Metro 100G: An OFC/NFOEC Reporter's Notebook

As is the case every year, OFC/NFOEC 2012 in Los Angeles last week featured a variety of technology and application themes. “Cost-effective 100G in the metro” was among the most prominent.

As is the case every year, OFC/NFOEC 2012 in Los Angeles last week featured a variety of technology and application themes. “Cost-effective 100G in the metro” was among the most prominent. Since a combination of a hectic schedule and the (allegedly temporary) inability of our new content management system to support blogging prevented me from posting my standard Reporter’s Notebook trade show items, I thought I’d compensate by filing a few post-show notebook-style stories, of which this is the first.

While 100-Gbps technology has only recently begun deployment in long-haul networks, Ihab Tarazi, vice president, global network planning at Verizon, heralded the advent of metro deployments when he told the audience at the OSA Executive Forum March 5 that he expected to roll out 100G in the metro early next year. Tarazi didn’t say exactly where this might occur, but sources at the show agree that the general opportunity is in links from about 40 km to maybe 600 km (although some suggested even longer runs). Data center interconnect will provide the greatest catalyst for such deployments, most believe, with wireless backhaul offered in explanation as well.

The difference in reach isn’t the only area in which 100G metro will differ from 100G long haul. Whereas the industry rallied around the OIF long-haul DWDM specifications – including the use of dual-polarization quadrature phase-shift keying (DP-QPSK) with coherent detection as the modulation format of choice – the metro appears more of a free-for-all. Four primary options have emerged: DP-QPSK, 16-QAM, 4x25-Gbps (or, really, 4x28G if you include overhead) using optical duobinary (ODB) modulation, and 4x25-Gbps using on/off keying (OOK). And, just to add further spice, module vendors targeting 10x10-Gbps approaches have their eyes on the shorter-reach end of the metro spectrum as well.

[UPDATED] Camps have already started to form around the different approaches. Sources at Transmode and Fujitsu Network Communications told me that they’re fine with DP-QPSK. However, Alcatel-Lucent (Euronext Paris and NYSE: ALU) and Ciena (NASDAQ: CIEN) both touted the applicability of coherent 16-QAM to the metro as well as to 400-Gbps applications. Meanwhile, ECI Telecom announced that 4x25-Gbps development is underway in collaboration with chip vendor Multiphy, while ADVA Optical Networking used the show to demonstrate its previously announced 4x25-Gbps approach. ADVA's 4x25G efforts use ODB; contrary to what we previously reported, ECI Telecom will take an OOK approach.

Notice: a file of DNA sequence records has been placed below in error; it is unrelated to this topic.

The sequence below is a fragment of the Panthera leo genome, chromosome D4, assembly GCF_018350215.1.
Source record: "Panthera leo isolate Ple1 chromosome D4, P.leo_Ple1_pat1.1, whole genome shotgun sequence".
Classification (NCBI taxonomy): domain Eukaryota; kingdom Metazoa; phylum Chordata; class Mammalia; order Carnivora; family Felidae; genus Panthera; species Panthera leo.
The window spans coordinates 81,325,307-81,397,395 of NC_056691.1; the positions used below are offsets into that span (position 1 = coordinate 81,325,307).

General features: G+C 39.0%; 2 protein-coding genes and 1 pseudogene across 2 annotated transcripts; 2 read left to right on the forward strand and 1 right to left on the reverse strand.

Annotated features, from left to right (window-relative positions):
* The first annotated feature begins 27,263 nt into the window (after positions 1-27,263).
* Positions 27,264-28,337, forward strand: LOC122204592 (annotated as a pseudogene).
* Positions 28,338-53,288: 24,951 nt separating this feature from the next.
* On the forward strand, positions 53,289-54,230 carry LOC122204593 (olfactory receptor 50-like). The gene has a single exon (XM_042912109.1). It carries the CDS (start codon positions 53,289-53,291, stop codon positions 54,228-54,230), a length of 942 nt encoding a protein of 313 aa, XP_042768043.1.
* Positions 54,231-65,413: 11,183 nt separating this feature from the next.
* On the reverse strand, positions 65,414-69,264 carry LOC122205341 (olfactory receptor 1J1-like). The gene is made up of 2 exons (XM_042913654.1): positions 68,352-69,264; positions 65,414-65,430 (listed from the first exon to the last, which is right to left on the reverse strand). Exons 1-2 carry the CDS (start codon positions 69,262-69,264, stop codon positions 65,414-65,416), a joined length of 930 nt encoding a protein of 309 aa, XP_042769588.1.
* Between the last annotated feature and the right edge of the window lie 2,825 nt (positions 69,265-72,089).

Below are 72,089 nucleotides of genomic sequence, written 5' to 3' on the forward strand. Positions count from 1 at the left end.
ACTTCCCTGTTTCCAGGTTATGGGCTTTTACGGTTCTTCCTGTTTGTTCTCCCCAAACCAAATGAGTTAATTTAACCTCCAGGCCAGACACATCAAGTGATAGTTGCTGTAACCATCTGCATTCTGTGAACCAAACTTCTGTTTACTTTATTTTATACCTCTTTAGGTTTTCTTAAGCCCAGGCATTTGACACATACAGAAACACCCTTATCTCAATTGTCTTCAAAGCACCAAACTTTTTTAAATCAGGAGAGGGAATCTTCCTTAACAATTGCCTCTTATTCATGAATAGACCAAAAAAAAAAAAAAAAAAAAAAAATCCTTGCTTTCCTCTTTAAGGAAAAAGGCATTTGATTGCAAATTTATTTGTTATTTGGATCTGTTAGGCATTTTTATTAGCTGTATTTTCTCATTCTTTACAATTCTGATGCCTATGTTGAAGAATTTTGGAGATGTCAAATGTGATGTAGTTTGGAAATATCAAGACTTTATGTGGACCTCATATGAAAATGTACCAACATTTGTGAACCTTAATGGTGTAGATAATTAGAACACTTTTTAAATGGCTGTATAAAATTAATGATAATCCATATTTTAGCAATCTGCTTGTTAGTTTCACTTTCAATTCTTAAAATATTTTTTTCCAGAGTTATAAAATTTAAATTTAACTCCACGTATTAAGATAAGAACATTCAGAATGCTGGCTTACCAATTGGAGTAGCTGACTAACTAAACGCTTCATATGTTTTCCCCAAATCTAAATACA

Participants have described the OIF long-haul effort as a way to “avoid the mistakes of 40G” – that is, so many technology options that none could gain enough market traction to enjoy significant cost reduction. So is the industry in danger of repeating those mistakes in the metro?

Interestingly, few people with whom I spoke believe this to be the case. For example, Karen Liu, an analyst at Ovum, said at a Sunday evening seminar on 40 and 100 Gbps that she believes the 4x25G approach looks enough like what the IEEE has in mind for shorter reaches that it will be seen as an extension of that effort. And Christoph Glingener, CTO at ADVA Optical Networking (FSE: ADV), says that unlike 40 Gbps, 4x25-Gbps approaches don’t require high volumes to deliver cost savings. He asserted that ADVA’s approach is already delivering 100-Gbps capabilities to customers in the field at price points below 10x10 Gbps.

As for 16-QAM, Ciena’s Joe Berthold told the Executive Forum audience that 16-QAM line cards can use optical components designed to the OIF’s DP-QPSK specifications; other sources on the show floor corroborated that assessment. This means that metro 100-Gbps line cards could benefit from the cost-reduction possibilities presented by the entire 100-Gbps coherent marketplace.

Regardless, it appears that carriers will have several options to weigh when it comes time to bring 100 Gbps to their metro networks. Tarazi said he plans to use a coherent-based approach to blend with what Verizon is doing in the long haul. But given the interest in 4x25G approaches, it’s likely that carriers will prove as diverse in their technology selections as their systems suppliers.

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